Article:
Another factor that may cause scope creep is the lack of a centralized process. When the protocols are not standardized, the project’s course will become chaotic and derail it off the tracks. For instance, if the project methodology practices are not meticulously followed, managers cannot track the project metrics and constraints, which will enhance the likelihood of scope creep.
vi. The communication gap between project stakeholders
Another scope creep cause is the internal miscommunication, and disagreements between the stakeholders, managers, etc. For instance, if a client asks for ad hoc changes in an ongoing project but the project manager has misinterpreted the change request. In this case, the project output will differ due to misunderstanding and communication gaps between the two. Again, this will lead to scope creep.
vii. Lack of uniformity in the client’s requirements
As the project unfolds, the clients ask to integrate additional features time and again. This inconsistency in requirements is likely to push projects out of the initial project plan. Thus, taking the project beyond its scope creates significant confusion among project teams, cause budget overruns, timeline delays, giving rise to scope creep.
4. How to manage scope creep in projects?
Sudden changes in the project aren’t necessarily bad; they just need to be handled in a controlled way. Failing to do so will lead to scope creep and ultimately bring the project to a halt. Thus, managers must implement the right measures to manage the scope creep before it leads to project failure.
Here are some ways to achieve this:
i. Set a scope management plan at the beginning
In this step, the scope management plan is documented to provide guidance for the project. The plan outlines the tracking system, approval levels, how a project will be executed, and provide room for changes. Ideally, the Project Charter and Project Management Plan are used as a reference to create the Scope Management Plan. This plan sets guidelines for managers to help them cope with the changes without deviating from the constraints.
ii. Address project scope creep if requirements are not clear
The most important thing to avoid scope creep is to address deviation in project scope well in advance. It will help managers convey the effects of changing requirements on the project constraints to the stakeholders and clients. That way, managers can either ask for a buffer time or inform them about the additional requirements related to resources or project costs.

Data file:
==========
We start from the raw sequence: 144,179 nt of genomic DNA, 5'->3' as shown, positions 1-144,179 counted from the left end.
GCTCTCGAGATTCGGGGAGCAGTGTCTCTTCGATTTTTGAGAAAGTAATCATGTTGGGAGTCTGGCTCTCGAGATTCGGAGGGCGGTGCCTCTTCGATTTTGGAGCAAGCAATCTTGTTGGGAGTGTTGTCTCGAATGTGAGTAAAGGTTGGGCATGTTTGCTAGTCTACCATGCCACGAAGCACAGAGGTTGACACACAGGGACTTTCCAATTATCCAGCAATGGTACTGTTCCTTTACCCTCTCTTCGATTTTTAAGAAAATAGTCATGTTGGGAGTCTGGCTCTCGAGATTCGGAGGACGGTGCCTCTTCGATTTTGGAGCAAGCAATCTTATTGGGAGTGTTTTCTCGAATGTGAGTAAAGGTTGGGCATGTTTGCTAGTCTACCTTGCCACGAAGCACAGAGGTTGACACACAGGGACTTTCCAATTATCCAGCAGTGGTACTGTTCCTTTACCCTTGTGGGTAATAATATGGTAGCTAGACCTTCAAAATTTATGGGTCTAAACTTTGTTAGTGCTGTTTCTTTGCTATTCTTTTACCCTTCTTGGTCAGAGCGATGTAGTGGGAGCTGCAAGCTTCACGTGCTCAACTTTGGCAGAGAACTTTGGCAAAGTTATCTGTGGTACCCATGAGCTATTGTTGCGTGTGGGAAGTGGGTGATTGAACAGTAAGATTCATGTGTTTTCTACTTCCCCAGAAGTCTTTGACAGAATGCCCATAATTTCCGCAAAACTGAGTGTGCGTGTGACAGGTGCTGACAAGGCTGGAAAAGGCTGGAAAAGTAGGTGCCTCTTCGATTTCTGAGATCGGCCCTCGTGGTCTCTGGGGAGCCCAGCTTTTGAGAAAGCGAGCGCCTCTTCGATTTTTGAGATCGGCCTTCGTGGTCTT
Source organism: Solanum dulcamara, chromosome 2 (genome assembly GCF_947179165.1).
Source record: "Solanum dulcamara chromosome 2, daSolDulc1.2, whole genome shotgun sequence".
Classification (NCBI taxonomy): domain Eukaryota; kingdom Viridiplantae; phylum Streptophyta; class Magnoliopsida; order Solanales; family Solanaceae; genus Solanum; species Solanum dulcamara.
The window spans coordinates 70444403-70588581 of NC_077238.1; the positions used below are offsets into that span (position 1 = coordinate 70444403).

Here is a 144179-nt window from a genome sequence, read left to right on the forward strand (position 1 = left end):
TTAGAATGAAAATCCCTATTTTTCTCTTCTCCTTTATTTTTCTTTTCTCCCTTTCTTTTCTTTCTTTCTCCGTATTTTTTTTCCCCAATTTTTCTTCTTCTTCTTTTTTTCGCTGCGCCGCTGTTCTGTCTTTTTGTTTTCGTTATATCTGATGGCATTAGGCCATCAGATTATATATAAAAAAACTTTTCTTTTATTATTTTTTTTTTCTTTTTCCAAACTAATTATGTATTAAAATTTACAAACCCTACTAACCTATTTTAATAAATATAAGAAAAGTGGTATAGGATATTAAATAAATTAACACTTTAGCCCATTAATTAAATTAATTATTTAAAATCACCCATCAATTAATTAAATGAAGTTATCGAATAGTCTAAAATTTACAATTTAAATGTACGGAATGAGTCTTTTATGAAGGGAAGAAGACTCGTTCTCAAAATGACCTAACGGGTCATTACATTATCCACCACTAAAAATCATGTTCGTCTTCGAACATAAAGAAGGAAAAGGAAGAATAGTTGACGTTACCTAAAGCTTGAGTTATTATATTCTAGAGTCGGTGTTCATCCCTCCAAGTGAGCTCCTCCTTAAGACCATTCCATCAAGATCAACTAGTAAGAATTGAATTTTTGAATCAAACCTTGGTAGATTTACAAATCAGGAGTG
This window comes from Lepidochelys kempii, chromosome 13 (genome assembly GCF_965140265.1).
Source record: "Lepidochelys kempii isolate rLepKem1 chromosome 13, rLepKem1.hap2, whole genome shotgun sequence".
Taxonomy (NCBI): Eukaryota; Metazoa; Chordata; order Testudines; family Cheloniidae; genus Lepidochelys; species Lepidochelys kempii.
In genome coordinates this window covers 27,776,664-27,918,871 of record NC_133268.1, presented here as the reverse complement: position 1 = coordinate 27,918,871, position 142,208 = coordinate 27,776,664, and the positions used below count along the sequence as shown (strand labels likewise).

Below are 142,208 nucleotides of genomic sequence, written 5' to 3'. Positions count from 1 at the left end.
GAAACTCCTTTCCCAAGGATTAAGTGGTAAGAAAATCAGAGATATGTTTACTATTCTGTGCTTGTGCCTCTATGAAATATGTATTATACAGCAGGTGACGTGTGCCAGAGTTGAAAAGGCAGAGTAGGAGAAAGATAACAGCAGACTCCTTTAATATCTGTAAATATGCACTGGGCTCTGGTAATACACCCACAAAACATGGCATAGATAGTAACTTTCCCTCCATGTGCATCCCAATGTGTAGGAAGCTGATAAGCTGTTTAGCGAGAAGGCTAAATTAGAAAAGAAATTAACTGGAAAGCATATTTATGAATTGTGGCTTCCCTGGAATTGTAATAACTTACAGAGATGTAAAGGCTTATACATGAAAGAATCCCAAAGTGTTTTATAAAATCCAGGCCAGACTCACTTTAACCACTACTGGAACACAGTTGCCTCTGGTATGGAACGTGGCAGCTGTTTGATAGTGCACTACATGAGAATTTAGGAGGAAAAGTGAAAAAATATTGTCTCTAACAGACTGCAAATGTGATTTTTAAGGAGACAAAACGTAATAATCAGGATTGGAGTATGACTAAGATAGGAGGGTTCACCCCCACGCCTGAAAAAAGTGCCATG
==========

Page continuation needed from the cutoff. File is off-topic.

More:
iii. Reassess resource and project plan as appropriate
Project managers are often seen juggling multiple project requirements from clients. As a result, sometimes, they fail to notice shifts in project scope. Therefore, they must revisit their initial project and resource plan on time to check for any disparity or inconsistency. They can also cross-reference the project and resource schedule against the baseline scope to ensure they have not overlooked any critical aspect. Accordingly, they can update the tasks, activities, and milestones.
iv. Raise a flag to clients and stakeholders early
Having all stakeholders and decision-makers on the same page right from the planning stage of the project helps in managing scope creep effectively. Project managers must regularly connect with clients, investors, or project sponsors and share real-time project status updates. For instance, managers can raise red flags if they notice any deviation in forecast vs. actual costs. They can also compare actual work performance measurements with the baseline scope using variance analysis. It will help them understand how different the current project is from the original plan and take corrective measures ahead of the curve.
v. Develop a communication plan to convey scope creep
Internal and external communication is vital for successful project management. Therefore, project managers must develop a strategic communication plan to collaborate with stakeholders and team members for efficient project scope management.
Constant internal communication with the team members helps project managers convey the scope creep, exchange feedback, and brainstorm to get projects back on track. The same goes for external communication with stakeholders. It will help managers negotiate changes on a project, persuade stakeholders to minimize scope creep, extend deadlines, justify missed milestones, or provide feedback.
vi. Actively discuss scope creep issues with CCB
The project scope documentation at the initiation stage is simply a starting point. What happens if a customer requests a modification in the midst of the development process?
For that, you’ll need a change management strategy, which outlines the steps that must be taken when the stakeholders initiate a change request. Thus, the onus lies on the change control board to review suggestions by clients. These ad hoc changes are first examined based on their impact on the project delivery, and if approved, it is incorporated into the project plan. Project managers should also promptly discuss scope creep issues with the change control board in order to effectively manage scope changes and get projects back on track.
vii. Use tools to check project scope shift
Project management does not reach its efficiency peak without advanced software and tools. Several project resource management tools can be easily integrated into your existing agile project management system and significantly enhance your team’s performance. In addition, it will give you real-time project status reports, determine the cause, degree of the changes found, and early warning to manage the scope creep in projects ahead of the curve.
In a nutshell, changes are inevitable in any project as client needs continuously evolve. Therefore, project managers must always keep an eye out for scope creep during the execution stage. It is said that a good project manager can sense scope creep and a better project manager develops an action plan to accept or deny the scope creep. However, what differentiates an exceptional project manager is their ability to follow the techniques mentioned above and manage the scope creep head-on.
What strategies do you follow to combat scope creep in your projects?